Still Leading Merchants of Death, US Arms Sales Remain Sky High
U.S. and Western European companies together account for 80.3 percent of the arms revenue for the top 100 firms worldwide
Amid raging conflicts and historic human displacement, U.S.-based companies are still leading the world in arms sales—dominating the list of the top 100 weapons-producers and accounting for 54.4 percent of total revenues, the Stockholm International Peace Research Institute (SIPRI) revealed Monday.
Examining data from the 100 largest "arms-producing and military services" firms in the globe, SIPRI found that U.S. and Western European companies together account for 80.3 percent of the arms revenue for the top 100 giants worldwide.
This is a large slice of a giant pie. Last year, sales of arms by the top 100 totaled $401 billion, SIPRI finds.
The report notes that worldwide weapons sales have seen a slight decline of 1.5 percent between 2013 and 2014, due to a moderate reduction in arms sales for North American and Western European producers.
However, the sales by the prominent U.S.-based firm Lockheed Martin are off the charts. A report summary notes, "One company bucking the downward trend is Lockheed Martin, which has occupied the first position in the Top 100 since 2009. Its arms sales grew by 3.9 percent in 2014 to $37.5 billion."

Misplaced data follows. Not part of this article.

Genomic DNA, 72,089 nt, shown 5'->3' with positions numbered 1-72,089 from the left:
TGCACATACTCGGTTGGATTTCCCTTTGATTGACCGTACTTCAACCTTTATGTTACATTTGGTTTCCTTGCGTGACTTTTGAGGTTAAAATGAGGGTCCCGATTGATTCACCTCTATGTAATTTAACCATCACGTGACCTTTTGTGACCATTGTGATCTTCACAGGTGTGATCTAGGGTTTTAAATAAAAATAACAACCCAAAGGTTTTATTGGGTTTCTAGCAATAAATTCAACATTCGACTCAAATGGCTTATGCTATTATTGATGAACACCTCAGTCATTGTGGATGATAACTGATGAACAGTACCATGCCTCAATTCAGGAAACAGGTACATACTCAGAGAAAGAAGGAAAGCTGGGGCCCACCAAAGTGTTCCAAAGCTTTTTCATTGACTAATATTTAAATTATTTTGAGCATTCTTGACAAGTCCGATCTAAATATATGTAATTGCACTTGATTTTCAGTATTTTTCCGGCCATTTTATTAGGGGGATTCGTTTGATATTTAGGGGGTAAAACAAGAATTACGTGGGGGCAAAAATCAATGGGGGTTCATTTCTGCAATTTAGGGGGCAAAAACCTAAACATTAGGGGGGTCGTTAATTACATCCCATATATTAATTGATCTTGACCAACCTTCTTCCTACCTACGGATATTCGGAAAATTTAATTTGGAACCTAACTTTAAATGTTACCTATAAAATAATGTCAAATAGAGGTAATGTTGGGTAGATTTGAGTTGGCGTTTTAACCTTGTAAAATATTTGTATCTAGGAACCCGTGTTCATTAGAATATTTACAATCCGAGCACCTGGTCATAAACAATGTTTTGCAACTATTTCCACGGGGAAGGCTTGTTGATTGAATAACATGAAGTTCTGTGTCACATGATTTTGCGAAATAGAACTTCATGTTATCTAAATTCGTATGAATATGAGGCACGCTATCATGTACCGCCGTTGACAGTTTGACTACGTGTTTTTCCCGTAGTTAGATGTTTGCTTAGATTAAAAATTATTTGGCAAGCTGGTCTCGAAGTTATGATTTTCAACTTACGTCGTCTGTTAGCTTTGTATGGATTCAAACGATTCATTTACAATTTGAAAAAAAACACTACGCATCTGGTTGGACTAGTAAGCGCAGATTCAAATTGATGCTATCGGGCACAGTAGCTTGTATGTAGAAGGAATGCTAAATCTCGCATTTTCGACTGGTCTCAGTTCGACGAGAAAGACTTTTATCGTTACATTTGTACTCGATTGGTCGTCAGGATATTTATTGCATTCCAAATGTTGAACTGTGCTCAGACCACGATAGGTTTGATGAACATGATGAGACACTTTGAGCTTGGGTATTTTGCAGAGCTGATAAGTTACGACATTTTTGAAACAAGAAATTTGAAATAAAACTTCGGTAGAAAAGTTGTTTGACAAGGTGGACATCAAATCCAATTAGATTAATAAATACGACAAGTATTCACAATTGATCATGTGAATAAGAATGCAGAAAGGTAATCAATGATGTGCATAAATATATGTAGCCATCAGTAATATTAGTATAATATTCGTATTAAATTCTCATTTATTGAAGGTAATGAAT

In addition, Boeing, which is ranked just below Lockheed, saw a $4.4 billion increase in arms sales in 2014 and $28.3 billion total.
Both Boeing and Lockheed are among the U.S. companies that have recently faced global criticism after respectively selling bombs and warships to Saudi Arabia, which faces numerous charges of war crimes and human rights violations for its military assault and naval blockade of Yemen.
Beyond the U.S. and Western Europe, SIPRI notes, Russia is seeing rising arms sales, now accounting for 11 of the top 100 companies. In addition, two Turkish weapons companies are also rising on the list.
However, the U.S. arms industry remains squarely in first place, amid warnings that such weapons sales—in addition to direct American military aggression—are fueling conflicts and wars across the world.
SIPRI's findings follow an Amnesty International report earlier this month which concluded that the atrocities of ISIS, also known as Daesh and the Islamic State, are fueled by "decades of reckless arms trading." As a result, the study finds, ISIS is now using arms originally manufactured and designed in dozens of countries, including the United States.